Software Defined Networking, also known as SDN, is the latest 'big thing' in the field of networking. There are currently many approaches to it, but SDN began with the basic idea of decoupling the control plane from the data plane of a network device. This means that, instead of running everything on a single box (switch or router, for example), the control plane runs from somewhere else.
As time passed, SDN evolved to include automation/orchestration, hypervisor switches, overlay networks, APIs, Open Source software running on OEM switches, x86 network acceleration and even WDM. It is now a term with different meanings to different people, although all converge to something related to the ideas mentioned above.
Another technology worth mentioning is NFV, or Network Function Virtualization. It is complementary to, but not dependent on, SDN. It usually means the virtualization of a network device, which in certain ways overlaps with the definition of SDN. Network Function Virtualization originated on the service provider landscape and aims for rapid virtualization of current network services, while SDN is more related to creating new abstractions for the network.
With definitions out of the way, let's see what SDN brings to the table.
Control plane/ Data plane separation
As I mentioned before, this is where it all started. The main protocol behind it is OpenFlow, whereby a controller (control plane) that is running anywhere on your network (physical server, VM, etc) programs one or more switches by installing flow rules on its data plane. With this architecture an OpenFlow controller has the full view of the network instead of relying on distributed routing protocols. This brings better visibility as well as a better pace of innovation, as one could update the controller logic on the fly while keeping the OpenFlow switch the same.
OpenFlow switches are starting to become available with most vendors you know. Pica8 is a new company that solely focuses on OpenFlow switches. There are many different controller softwares as well, the most well-known being OpenDaylight.
As a sidenote, OpenFlow continues to evolve, now with a "core + edge" approach.
This is more related to automation and orchestration. An OpenStack cloud using Neutron (previously called Quantum) could automatically deploy its network requirements by provisioning and configuring vSwitches. The Open vSwitch project is the most well known software for this purpose. Many companies are supporting it as well as OpenFlow. There is also a Cisco Nexus 1000V and VMWare vswitch.
The idea behind this is that the physical network can be simplified and designed with layer 3 protocols, which are scalable and reliable (after all, this is how the internet was built). Another option would be removing Spanning-Tree from the network and running a TRILL fabric. The Overlay Network would run on top of this physical infrastructure, designed with whatever network topology is needed for the task. This is usually done using vSwitches, but a hardware 'exit point' is needed in order to talk with the 'legacy' network.
This type of solution is gaining momentum, especially after the announcement of the VMWare NSX solution. Midokura also has an interesting solution. Protocols used for this are VXLAN, NVGRE and STT. Unfortunately, as of September 2013, these are all still IETF drafts and not finished RFCs, so keep an eye on future developments of these technologies.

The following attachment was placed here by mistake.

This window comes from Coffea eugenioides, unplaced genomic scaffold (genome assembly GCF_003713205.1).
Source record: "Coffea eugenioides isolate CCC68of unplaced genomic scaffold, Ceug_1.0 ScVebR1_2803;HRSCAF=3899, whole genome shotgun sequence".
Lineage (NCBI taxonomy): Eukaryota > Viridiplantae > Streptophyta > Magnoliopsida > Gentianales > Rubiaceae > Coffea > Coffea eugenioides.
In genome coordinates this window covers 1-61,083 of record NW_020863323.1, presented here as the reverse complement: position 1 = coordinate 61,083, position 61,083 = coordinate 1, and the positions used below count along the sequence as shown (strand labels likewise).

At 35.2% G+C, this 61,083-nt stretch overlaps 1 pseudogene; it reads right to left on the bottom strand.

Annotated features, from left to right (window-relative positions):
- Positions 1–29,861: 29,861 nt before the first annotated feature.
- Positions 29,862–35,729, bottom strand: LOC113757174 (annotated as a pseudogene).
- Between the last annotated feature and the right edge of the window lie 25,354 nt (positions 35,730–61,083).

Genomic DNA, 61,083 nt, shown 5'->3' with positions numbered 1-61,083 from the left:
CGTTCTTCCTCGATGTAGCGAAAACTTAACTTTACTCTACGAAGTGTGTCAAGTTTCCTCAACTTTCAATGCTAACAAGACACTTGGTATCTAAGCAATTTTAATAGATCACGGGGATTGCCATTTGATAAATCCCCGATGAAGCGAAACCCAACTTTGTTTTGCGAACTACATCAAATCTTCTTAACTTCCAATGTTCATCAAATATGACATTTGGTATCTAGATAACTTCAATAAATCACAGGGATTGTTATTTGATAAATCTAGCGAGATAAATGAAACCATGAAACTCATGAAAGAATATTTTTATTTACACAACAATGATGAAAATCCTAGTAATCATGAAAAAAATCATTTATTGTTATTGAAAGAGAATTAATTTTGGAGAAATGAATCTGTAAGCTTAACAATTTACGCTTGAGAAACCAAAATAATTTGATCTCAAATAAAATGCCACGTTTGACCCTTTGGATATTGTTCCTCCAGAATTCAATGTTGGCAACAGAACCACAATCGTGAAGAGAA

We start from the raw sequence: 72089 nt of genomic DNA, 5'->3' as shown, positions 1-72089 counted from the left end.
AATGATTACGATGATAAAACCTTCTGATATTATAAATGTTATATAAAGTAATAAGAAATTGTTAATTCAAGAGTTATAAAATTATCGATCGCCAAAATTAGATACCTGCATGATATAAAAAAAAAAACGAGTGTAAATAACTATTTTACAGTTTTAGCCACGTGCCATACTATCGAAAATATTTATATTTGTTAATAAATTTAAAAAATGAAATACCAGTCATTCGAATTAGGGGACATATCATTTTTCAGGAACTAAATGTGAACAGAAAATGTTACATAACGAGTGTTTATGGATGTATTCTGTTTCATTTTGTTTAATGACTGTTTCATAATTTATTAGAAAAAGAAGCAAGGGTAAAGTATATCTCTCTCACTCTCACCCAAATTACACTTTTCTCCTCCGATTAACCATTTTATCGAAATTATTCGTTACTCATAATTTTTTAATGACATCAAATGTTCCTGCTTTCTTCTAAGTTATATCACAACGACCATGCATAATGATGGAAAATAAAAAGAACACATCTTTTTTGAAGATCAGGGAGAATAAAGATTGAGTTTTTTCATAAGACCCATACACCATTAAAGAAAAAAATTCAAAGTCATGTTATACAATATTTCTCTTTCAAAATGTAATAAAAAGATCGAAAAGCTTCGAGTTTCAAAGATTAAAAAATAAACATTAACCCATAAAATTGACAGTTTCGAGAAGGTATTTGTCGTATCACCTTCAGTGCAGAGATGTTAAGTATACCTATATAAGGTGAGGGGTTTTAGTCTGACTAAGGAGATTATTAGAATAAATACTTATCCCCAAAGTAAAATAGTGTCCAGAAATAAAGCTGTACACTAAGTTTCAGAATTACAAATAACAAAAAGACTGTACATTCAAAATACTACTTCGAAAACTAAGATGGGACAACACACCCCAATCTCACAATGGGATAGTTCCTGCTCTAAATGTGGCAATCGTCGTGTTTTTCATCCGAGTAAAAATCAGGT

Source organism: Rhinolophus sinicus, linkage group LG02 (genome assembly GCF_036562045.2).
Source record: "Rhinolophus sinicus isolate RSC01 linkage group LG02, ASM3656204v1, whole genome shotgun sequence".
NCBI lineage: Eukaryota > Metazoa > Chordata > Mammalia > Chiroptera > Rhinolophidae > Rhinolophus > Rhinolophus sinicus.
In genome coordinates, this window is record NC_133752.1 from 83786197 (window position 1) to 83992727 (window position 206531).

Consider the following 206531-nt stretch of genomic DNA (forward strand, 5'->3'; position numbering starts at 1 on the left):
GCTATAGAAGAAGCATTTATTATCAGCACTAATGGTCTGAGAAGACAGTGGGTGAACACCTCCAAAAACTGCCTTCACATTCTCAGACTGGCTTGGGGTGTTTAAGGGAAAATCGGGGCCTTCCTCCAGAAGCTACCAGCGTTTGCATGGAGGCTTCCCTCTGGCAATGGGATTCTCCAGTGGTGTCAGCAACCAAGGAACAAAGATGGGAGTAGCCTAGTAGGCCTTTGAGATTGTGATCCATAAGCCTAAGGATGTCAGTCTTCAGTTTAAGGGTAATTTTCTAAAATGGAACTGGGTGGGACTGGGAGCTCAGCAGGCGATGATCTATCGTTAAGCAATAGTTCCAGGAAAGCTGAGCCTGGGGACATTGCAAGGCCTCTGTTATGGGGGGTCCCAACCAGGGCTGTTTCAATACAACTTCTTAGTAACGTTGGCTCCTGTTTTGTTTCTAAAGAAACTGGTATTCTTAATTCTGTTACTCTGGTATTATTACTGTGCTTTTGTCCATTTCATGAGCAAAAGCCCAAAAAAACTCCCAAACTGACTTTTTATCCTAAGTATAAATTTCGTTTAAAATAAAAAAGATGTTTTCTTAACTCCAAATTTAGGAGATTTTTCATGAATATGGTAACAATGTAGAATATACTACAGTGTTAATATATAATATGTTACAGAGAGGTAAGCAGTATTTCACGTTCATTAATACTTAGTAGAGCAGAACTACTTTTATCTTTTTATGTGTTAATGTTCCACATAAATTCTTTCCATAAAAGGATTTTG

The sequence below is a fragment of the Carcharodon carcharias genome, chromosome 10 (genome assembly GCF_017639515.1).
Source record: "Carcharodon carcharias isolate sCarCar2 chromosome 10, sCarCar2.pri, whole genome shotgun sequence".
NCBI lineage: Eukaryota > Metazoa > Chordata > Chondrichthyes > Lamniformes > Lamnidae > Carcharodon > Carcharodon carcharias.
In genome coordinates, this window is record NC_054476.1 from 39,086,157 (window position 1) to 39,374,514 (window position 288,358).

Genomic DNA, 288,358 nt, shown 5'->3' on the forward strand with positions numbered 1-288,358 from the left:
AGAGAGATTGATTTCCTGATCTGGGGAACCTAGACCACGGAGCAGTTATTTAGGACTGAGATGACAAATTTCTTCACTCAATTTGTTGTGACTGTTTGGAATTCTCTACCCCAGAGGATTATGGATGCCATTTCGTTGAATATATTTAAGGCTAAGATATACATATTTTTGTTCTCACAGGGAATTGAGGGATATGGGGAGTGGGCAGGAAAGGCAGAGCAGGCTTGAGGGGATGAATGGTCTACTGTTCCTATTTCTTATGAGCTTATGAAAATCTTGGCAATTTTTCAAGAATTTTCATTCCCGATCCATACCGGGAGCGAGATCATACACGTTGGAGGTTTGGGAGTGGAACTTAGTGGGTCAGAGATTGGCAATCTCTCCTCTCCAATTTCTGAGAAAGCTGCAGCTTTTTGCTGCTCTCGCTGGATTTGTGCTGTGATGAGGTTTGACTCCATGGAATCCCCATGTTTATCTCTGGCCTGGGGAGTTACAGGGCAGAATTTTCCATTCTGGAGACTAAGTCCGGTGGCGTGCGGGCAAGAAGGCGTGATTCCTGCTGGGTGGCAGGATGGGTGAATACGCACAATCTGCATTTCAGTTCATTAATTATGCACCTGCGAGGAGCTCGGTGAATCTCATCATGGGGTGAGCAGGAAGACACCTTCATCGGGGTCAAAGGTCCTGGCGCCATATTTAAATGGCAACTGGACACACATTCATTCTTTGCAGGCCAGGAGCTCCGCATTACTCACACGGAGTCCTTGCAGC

The idea is that you can programmatically configure the network by using a reference API across all devices. The concepts and protocols are the same, but instead of having templates and configuring the devices using the CLI, software could instead get the input data and configure all devices, without the operator having to login on each one. The main pusher for this is Cisco with its OnePK platform.
Open Source software running on OEM switches
Its purpose is to do for the network the same that was done to the server environment many years ago. This is an OEM hardware switch that allows you to run an Open Source operating system on it, instead of relying on proprietary and closed source OS. Cumulus Networks is the company leading this effort. This would tie in very well with the vSwitch and OpenFlow controllers, bringing down the hardware price and leaving lots of room for controller innovation.
x86 network acceleration
Intel DPDK is the main contender here. It provides libraries and drivers for fast packet processing on standard x86 platforms. Any vSwitch running on Intel processors will most likely want to take advantage of using this instead of the common Linux drivers. However, DPDK is not a network stack, it simply accelerates the receiving and sending of packets on the hardware.
Plexxi is behind this one. The idea is that we can do a lot with virtual networks, but ultimately the packets must be physically forwarded. By using WDM, the physical network can adapt and assign more or less bandwidth to the required applications over time.
Software Defined Networking is not a solution in itself, nor is it a product that one can buy. Rather, it is a blanket term for all efforts towards better network architectures. Having this fertile environment will make great solutions come together and certainly change the way we do networking.
To find out more about SDN, and gain some hands-on learning, check out the workshop Cybera will be hosting at the 2013 Cyber Summit in Banff this November.